07 May 2019 by Claire Schembri
4 minute read
Do you feel like business meetings are huge time wasters? Use these 5 tips to streamline your business meetings and make them much more effective!
When you hear the word "meeting", many images and scenarios probably run through your head, all of which can be linked to meetings you have attended before. And how many of these images are positive? There are probably a lot of negative connotations for the word "meeting", and if you're the one holding meetings, there are probably even more. And that's a shame because meetings can be very effective and rewarding if you manage to do them right.
But what is an effective meeting? For most people, an effective meeting is one that achieves a goal, a decision, a consensus or a result that meets the purpose of the meeting. But in reality, it is up to you to determine what an effective meeting means for you and your business. The results will, of course, vary according to the company and the purpose of the meeting.
Something that often occurs in companies, however, is that meetings are given priority over many other tasks that may also be important. And that is fine as long as the meeting is effective and the results are useful and valuable. Ineffective meetings, however, waste both your time and your colleagues' time, and can, therefore, be costly for the company.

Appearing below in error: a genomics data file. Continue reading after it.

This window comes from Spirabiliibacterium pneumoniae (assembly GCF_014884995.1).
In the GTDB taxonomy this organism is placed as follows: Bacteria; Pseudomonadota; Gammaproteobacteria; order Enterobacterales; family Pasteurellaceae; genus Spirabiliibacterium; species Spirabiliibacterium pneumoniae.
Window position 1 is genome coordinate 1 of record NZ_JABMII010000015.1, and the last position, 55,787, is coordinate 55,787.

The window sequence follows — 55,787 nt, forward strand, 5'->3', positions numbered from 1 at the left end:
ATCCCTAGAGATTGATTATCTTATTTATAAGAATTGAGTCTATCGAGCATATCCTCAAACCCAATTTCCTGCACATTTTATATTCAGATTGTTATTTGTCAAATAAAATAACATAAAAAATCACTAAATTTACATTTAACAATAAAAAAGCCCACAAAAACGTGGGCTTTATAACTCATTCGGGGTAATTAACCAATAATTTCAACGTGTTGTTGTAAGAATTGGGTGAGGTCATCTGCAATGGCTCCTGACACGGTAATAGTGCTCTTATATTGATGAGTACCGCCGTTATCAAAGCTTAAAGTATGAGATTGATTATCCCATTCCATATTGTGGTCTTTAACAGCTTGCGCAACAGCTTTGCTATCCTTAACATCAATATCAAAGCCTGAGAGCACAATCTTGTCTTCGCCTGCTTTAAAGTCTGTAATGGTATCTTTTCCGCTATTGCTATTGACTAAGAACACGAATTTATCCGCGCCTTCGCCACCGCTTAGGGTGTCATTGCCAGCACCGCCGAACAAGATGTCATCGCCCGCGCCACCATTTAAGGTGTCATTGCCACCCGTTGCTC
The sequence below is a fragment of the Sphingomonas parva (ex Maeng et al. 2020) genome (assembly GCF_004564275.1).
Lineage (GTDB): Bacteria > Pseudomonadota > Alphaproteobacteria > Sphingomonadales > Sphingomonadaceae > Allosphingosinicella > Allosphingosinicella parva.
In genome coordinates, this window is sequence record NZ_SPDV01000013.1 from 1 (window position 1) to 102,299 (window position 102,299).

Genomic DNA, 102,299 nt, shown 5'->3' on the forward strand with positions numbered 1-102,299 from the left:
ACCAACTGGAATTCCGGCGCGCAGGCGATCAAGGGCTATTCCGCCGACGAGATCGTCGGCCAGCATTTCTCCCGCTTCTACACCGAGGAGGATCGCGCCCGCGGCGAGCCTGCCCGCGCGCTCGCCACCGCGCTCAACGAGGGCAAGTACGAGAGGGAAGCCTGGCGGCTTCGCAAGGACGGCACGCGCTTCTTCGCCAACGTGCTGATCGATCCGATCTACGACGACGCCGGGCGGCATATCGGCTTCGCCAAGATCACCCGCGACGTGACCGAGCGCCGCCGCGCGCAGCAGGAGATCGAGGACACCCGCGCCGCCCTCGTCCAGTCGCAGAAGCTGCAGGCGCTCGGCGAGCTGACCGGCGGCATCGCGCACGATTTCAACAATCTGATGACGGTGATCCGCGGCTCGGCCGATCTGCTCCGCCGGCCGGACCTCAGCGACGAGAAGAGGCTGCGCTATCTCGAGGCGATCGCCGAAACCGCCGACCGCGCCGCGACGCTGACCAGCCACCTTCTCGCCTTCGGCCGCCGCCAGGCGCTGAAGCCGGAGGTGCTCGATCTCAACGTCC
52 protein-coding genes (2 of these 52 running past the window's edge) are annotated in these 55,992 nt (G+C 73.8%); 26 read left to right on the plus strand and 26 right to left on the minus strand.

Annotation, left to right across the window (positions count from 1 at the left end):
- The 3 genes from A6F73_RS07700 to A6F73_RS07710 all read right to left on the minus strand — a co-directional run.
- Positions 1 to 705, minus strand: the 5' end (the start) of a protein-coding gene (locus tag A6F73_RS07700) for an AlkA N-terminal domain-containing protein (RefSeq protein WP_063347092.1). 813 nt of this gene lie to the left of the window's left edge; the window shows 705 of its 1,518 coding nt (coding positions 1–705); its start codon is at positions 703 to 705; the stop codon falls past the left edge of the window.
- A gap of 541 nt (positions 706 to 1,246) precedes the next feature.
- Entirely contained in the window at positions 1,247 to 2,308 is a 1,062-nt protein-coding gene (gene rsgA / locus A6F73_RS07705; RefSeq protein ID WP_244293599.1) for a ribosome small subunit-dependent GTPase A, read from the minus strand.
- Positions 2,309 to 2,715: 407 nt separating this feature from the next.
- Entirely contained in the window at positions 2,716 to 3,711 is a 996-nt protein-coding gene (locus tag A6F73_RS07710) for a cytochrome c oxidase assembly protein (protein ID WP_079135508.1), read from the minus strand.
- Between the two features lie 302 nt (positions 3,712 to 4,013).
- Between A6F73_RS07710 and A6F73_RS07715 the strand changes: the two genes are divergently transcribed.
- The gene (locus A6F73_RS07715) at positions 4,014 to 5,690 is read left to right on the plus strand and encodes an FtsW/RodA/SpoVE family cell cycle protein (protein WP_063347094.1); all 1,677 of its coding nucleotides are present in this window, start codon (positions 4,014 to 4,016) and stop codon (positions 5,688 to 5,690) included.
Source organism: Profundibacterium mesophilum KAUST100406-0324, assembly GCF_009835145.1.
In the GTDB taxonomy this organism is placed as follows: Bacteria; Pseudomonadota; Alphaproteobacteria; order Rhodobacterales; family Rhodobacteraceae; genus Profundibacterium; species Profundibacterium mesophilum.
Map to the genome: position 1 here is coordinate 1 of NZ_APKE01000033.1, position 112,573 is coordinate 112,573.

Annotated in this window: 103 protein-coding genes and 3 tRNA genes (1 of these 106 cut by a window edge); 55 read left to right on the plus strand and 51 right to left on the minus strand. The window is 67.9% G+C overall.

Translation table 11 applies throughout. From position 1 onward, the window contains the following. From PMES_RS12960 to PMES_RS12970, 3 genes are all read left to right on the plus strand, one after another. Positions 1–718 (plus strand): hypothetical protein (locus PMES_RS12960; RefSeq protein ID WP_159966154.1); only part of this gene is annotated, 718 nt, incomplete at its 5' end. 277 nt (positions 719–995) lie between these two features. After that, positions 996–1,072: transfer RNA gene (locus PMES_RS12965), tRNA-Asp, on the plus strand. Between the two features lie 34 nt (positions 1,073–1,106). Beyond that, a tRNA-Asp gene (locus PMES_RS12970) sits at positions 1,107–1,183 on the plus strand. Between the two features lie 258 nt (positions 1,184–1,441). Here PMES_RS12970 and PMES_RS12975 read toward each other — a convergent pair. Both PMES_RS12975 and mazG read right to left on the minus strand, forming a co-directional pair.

If your meetings are plagued by the following points, it is a good idea to follow the five tips to a more effective meeting:
Only by knowing what the purpose is will you know when the goal is achieved. This will prevent you from concluding meetings with loose ends and decisions that have not been made. This is probably the most important tip to follow in order to achieve an effective meeting. It is also the first step to take after it is decided that a meeting must be held. It is extremely important to consider why the meeting is being held and, consequently, to consider whether the meeting is necessary at all.
If the meeting is necessary, make sure you have specified what needs to be achieved and what you need to get out of it. One way of helping to achieve this may be to decide what type of meeting this needs to be. Should the meeting be about idea generation, problem-solving, decision making, information or perhaps something completely different? This is important to know in order to determine in which direction the meeting should go and what the goal is.
Being well-informed and certain about what should be achieved at the meeting means that the meeting will be far more likely to reach a conclusion or an objective. By properly managing everything the first time, you save time in the long run by avoiding follow-up mini-meetings or complications due to misunderstandings.
Remember to follow up on the meeting in the coming days. We're not talking about loose ends, because these should be sorted before the meeting is adjourned. We're talking about the necessary actions that need to be taken as a result of the conclusions reached during the meeting. All too often, good decisions are made that never come to fruition, as they are either forgotten or become drowned in other tasks that suddenly seem more relevant as they are “here-and-now”.